There are a lot of opinions on the amount of carbohydrates we should be eating and how helpful they are to maintain a healthy diet. You might have also heard the term ‘good carbs and bad carbs’ so what does this actually mean and how should you be incorporating them in to your diet. Whether you are a regular gym user looking to build muscle or someone who wants to maintain a healthy diet, having a good understanding about carbohydrates will help you achieve your individual diet goals.

So what are carbohydrates?

A carbohydrate molecule is made up of atoms of carbon, hydrogen and oxygen. In simple terms the nutritionally significant carbohydrate molecules are made with six carbon atoms of which, include glucose. Glucose is found as a natural sugar in food or is formed when more complex carbohydrates are broken down in the body by digestion of food containing carbohydrates. Glucose is the molecule that gives us energy to move in everyday life. To make sense of this we can categorise carbohydrates in to sectors using what is known as a Glycemic index which is an indicator of different food’s (contain carbohydrates) ability to raise our blood sugar level.

What do carbohydrates do?

After digestion of foods containing carbohydrates from a meal are broken down, glucose is absorbed by our small intestine and is then put to work by our bodies. The role of glucose includes:

• Used by our cells for energy
• Can be stored in our liver and muscles
• Converted to fat as another energy source

This is the part where some confusion can occur over how much carbohydrate we should be eating. If for example we eat a meal full of carbohydrates and we do not use that energy it provides through exercise as an example then that carbohydrate will be converted to fat and stored therefore eating too many carbohydrates without burning it off through exercise will convert to fat and that is how individuals may put on weight. Therefore if you are not an active person be sure to control your carbohydrate intake or try and stick to low GI foods.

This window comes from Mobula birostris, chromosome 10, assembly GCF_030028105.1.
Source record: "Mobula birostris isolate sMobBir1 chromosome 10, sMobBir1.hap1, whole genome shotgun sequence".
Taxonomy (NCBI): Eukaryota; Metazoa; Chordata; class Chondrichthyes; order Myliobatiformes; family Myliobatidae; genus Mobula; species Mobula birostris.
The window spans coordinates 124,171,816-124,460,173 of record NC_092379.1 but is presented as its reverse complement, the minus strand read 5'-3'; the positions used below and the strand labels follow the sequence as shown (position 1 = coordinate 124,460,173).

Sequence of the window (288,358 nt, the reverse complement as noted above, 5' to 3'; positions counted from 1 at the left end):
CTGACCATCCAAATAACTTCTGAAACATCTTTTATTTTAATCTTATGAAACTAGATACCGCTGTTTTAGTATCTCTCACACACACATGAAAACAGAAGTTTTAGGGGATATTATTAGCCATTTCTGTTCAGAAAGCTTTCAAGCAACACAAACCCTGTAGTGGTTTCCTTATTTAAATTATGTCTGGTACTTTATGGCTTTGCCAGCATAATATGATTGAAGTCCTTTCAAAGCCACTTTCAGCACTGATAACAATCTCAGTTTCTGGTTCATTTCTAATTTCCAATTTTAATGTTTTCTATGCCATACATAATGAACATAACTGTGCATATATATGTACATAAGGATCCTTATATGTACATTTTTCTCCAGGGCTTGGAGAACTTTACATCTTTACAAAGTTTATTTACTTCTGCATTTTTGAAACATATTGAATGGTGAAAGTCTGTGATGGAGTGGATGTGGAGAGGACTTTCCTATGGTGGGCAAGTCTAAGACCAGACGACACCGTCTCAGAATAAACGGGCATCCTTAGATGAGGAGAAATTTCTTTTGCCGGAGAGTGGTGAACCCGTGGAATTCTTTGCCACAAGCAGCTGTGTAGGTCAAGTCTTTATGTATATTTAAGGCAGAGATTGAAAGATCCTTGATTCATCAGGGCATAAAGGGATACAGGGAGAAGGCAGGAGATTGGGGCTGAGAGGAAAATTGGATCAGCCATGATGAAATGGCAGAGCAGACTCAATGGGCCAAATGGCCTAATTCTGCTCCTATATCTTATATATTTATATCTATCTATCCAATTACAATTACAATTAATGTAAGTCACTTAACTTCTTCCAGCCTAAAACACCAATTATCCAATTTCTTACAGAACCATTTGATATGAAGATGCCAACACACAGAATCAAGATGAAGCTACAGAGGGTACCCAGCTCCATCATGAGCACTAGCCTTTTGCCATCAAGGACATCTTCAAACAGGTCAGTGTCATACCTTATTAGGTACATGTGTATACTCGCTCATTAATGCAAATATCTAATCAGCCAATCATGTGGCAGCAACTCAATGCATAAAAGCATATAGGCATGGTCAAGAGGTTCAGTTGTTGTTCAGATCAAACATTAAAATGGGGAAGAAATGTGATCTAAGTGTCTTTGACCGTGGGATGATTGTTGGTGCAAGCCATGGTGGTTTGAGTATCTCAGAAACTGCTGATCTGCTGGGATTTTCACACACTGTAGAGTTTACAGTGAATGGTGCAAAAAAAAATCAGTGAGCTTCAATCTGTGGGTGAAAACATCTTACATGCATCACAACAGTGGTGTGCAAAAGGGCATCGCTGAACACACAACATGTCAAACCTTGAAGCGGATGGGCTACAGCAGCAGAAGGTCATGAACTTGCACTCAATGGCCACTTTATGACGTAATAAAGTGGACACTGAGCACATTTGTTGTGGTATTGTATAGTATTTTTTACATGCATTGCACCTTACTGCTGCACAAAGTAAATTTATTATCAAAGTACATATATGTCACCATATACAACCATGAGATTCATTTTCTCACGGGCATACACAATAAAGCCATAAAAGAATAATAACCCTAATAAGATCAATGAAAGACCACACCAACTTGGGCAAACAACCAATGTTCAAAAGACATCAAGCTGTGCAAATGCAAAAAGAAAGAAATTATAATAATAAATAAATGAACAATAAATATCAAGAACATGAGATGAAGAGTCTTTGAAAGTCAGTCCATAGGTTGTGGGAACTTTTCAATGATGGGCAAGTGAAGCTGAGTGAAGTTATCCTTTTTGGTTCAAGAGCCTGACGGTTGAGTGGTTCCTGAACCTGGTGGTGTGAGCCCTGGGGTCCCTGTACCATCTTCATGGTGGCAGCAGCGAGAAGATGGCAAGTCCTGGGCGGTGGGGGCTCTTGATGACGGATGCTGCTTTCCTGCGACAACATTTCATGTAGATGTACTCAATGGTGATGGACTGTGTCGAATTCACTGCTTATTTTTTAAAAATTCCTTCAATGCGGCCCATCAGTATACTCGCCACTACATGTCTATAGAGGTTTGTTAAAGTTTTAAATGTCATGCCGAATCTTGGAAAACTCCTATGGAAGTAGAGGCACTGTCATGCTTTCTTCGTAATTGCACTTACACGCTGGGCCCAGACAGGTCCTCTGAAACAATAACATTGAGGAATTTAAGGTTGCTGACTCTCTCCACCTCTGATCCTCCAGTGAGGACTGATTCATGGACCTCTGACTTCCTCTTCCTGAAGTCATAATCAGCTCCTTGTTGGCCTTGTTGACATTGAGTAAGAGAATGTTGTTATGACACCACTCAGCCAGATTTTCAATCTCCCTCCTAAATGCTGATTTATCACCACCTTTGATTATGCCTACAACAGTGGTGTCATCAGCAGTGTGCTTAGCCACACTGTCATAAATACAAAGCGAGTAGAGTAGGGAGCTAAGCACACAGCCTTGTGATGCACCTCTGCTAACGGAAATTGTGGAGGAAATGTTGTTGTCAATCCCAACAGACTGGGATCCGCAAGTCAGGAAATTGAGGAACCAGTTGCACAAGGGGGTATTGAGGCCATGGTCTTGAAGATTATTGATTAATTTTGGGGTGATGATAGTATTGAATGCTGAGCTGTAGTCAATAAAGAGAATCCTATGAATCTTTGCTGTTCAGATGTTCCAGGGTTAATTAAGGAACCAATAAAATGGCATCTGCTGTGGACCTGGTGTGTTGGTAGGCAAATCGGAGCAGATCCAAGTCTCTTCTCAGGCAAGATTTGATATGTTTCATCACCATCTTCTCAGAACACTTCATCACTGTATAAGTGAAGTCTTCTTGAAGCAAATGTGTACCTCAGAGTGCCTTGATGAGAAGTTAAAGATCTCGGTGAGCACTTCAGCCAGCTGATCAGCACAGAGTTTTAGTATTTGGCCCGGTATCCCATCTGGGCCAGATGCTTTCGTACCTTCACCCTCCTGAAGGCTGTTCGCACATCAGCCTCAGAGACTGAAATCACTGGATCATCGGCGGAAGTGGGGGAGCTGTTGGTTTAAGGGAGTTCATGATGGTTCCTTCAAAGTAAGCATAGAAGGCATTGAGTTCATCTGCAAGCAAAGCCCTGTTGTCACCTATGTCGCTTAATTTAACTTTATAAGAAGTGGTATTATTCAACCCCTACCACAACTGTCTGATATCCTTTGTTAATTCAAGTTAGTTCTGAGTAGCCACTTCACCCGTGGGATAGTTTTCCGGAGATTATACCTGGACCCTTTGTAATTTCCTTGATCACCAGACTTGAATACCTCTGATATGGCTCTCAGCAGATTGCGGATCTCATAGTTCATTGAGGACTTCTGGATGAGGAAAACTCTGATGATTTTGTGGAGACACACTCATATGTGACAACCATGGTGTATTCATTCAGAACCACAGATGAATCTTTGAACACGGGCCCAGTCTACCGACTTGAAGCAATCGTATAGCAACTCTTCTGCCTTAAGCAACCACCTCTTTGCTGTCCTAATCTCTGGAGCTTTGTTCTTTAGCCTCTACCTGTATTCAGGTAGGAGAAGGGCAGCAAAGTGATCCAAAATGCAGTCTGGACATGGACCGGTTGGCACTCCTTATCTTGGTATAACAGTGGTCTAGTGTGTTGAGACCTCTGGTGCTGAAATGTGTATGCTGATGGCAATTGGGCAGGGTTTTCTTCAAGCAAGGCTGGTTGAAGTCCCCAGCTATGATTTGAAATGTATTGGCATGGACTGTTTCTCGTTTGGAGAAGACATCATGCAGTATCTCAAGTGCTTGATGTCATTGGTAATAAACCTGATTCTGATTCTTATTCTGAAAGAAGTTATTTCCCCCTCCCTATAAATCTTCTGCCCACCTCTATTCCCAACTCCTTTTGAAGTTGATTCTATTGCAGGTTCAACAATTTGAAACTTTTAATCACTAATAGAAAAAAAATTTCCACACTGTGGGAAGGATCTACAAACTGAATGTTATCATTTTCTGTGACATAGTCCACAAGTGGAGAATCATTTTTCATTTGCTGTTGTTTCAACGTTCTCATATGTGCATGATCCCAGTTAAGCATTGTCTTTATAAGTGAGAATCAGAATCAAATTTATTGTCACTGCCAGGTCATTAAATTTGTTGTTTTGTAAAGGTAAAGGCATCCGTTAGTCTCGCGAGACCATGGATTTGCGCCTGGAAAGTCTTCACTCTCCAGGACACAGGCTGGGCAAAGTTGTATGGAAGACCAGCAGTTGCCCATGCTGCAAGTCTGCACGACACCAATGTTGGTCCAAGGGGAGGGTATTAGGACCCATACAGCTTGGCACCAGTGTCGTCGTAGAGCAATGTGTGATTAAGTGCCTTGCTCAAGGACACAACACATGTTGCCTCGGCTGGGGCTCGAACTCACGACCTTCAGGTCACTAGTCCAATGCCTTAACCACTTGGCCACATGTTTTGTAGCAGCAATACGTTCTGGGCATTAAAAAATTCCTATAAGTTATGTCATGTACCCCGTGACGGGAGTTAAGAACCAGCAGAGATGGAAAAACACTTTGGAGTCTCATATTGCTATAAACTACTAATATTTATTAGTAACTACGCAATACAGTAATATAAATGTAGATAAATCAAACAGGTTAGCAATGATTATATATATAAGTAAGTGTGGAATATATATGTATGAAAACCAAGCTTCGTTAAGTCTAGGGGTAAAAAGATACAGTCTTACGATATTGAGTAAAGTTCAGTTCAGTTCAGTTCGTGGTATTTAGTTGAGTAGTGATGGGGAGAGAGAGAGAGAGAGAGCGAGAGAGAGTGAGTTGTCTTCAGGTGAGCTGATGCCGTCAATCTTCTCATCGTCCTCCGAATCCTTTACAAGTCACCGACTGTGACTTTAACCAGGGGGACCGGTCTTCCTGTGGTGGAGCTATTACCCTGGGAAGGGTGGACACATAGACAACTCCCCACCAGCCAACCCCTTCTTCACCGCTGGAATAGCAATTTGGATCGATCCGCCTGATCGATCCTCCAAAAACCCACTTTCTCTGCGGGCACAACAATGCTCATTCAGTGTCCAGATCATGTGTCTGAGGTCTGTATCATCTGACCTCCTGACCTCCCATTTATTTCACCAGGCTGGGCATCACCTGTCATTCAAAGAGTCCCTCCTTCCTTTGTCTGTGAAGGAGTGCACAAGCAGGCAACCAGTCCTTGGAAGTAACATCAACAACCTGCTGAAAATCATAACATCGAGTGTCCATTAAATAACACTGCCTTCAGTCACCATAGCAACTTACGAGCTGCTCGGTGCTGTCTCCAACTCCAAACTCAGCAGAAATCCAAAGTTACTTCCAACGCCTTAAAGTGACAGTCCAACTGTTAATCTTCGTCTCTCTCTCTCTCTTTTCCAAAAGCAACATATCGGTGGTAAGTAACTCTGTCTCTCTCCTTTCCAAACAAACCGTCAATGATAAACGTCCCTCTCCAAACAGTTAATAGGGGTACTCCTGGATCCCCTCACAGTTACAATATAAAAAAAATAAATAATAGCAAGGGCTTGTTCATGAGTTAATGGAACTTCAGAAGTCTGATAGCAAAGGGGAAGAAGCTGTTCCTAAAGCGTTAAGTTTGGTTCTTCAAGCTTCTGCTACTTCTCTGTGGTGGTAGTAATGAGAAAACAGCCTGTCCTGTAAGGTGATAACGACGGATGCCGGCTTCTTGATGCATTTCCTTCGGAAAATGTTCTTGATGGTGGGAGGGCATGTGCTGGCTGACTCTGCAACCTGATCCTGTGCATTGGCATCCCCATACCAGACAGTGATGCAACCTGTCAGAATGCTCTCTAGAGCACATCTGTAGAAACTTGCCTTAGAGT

Sources of carbohydrate

There will usually be a certain amount of carbohydrate in the majority of foods that we eat and as mentioned above we use the GI index to determine the ability of these foods to raise our blood sugar level. Foods that contain high levels of carbohydrate are foods such as breads, pasta, potatoes as well as chocolate and sweets. These foods would tend to score high on the glycemic index and raise blood sugar levels quickly. This means that these types of foods in moderation would be ideal if you need ‘quick’ energy for exercise. Foods that tend to score moderately or lower on the glycaemic index are whole wheat products such as brown breads and brown pasta, beans and lentils, these foods are also usually high in fibre. These foods are ideal for slower releases of energy and usually keep you fuller for longer.


So how much carbohydrate should we be eating?

This will highly depend on the type of person you are, obviously if you are a person who exercises regularly whether this is to build muscle through weight training or just keeping fit through cardio exercise then you will need to be eating a higher carbohydrate diet in order to fuel your exercise. If you are one of those people you should be looking to eat between 250-400g of carbohydrate a day. However if you do not do a lot of exercise this should be significantly lower perhaps around 200g per day due to the fact these carbohydrates would not be burned off and therefore stored as fat.

So to keep your waistline in check be conscious of your carbs…

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